The Czech National Cyber and Information Security Agency (NCISA) has accused Huawei, a Chinese telecom company and mobile phone vendor for being under the command of Beijing to conduct cyber espionage. NCISA claims that the use Huawei devices compromise one’s user privacy, especially due to strong ties of Chinese companies with the Beijing regime.
“China’s laws … require private companies residing in China to cooperate with intelligence services, therefore introducing them into the key state systems might present a threat,” said Dusan Navratil, NCISA’s Director.
China and the United States are engaging in a very intense trade war for quite some time, this was the time that Anti-China sentiments started to become very visible in the western countries and their allies, including various media outlets globally. The most controversial was the sudden arrest of Meng Wanzhou, the Chief Financial Officer of Huawei in Vancouver, Canada, just more than two weeks ago (now under bail). This was in relation to a Huawei’s alleged transaction with an Iranian-connected entity Canadian soil, which breaks U.S. imposed sanctions.
“There are no laws or regulations in China to compel Huawei, or any other company, to install ‘mandatory back doors. We categorically deny any suggestion that we pose a threat to national security. We call for NCISA to provide evidence instead of tarnishing Huawei’s reputation without any proof. Huawei has never received any such request from any government and we would never agree to it,” explained Huawei’s spokesperson.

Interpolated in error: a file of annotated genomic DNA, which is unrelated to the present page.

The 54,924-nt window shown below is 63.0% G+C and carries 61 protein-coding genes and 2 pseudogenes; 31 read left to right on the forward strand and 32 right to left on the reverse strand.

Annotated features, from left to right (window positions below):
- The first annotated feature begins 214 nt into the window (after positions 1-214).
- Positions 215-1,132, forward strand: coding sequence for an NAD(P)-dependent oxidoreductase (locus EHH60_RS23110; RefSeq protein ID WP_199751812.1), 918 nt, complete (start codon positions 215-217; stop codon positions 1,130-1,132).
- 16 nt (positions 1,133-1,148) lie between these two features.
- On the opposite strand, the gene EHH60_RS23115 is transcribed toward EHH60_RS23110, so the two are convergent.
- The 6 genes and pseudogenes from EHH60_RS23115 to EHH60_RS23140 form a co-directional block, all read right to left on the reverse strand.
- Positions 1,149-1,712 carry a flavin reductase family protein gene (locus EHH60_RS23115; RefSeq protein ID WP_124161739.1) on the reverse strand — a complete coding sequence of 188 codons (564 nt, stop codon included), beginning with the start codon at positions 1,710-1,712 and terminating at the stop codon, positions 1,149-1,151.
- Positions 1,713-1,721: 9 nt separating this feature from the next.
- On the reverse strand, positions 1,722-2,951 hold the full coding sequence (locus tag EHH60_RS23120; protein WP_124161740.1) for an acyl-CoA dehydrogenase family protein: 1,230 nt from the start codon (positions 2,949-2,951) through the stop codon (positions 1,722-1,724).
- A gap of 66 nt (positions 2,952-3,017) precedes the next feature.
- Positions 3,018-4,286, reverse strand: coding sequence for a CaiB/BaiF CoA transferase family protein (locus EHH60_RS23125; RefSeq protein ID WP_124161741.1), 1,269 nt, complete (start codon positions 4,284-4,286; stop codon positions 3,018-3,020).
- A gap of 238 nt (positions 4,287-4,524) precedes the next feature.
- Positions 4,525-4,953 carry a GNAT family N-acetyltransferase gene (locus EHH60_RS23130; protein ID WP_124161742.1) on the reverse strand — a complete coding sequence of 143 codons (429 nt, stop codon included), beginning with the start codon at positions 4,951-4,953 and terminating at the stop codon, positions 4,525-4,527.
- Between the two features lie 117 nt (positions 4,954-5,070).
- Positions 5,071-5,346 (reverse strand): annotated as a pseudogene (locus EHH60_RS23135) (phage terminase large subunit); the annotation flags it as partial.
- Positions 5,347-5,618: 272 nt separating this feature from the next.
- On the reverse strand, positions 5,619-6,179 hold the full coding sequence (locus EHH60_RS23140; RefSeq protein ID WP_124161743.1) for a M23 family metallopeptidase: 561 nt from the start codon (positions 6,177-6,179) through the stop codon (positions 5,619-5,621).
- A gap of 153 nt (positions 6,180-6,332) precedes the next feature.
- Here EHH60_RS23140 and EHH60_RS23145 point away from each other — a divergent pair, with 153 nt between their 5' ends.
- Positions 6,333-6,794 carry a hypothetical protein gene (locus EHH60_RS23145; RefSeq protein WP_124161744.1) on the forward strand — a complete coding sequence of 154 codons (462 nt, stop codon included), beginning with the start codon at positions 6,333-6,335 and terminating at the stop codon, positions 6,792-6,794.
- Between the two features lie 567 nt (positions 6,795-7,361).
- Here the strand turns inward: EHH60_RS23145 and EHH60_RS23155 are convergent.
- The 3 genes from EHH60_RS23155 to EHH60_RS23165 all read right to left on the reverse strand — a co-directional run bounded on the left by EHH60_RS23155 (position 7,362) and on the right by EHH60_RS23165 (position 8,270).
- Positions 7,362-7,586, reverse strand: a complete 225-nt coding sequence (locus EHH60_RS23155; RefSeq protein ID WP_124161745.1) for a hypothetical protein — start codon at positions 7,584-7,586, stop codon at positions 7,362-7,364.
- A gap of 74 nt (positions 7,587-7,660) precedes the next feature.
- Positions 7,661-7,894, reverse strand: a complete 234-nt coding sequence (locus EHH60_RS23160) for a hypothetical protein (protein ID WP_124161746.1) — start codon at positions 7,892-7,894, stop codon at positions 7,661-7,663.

The problem with the Anti-China narrative is painting anything coming from China as evil, rogue and malicious. However, it is also legitimate that powerful countries engage with cyber espionage all the time. Even the U.S., the lone super power engages with cyber espionage, including against its own citizens as per the revelation of Edward Snowden in 2012, the former NSA contractor is now under exile in Russia in order not to be arrested by U.S. authorities.
The problem with the accusations against Huawei is there are still no evidence showed to the public proving the allegations. Huawei produces many networking and mobile products used worldwide, the digital forensic experts can get a hold of Huawei hardware and start the forensic probe of the actual hardware. What we are currently witnessing is banning of Huawei equipment by various countries based-on the hype of it containing spying capabilities. It is not difficult for any state to take a careful look at the sample devices, show the public the evidence they found and the China cannot defend itself if an actual part of the PCB (printed circuit board) from a Huawei device is revealed to having espionage capabilities.
Huawei is a very prolific company when it comes to rolling-out new technology. The year 2019 is now being dubbed as the year of the 5G, there will be a black hole in the market if more countries start banning Huawei 5G equipment. As 5G smart phones starts to roll-out in the first quarter of 2019, meeting the demands for the new technology will be more challenging without Huawei supplying their equipment to meet the demands.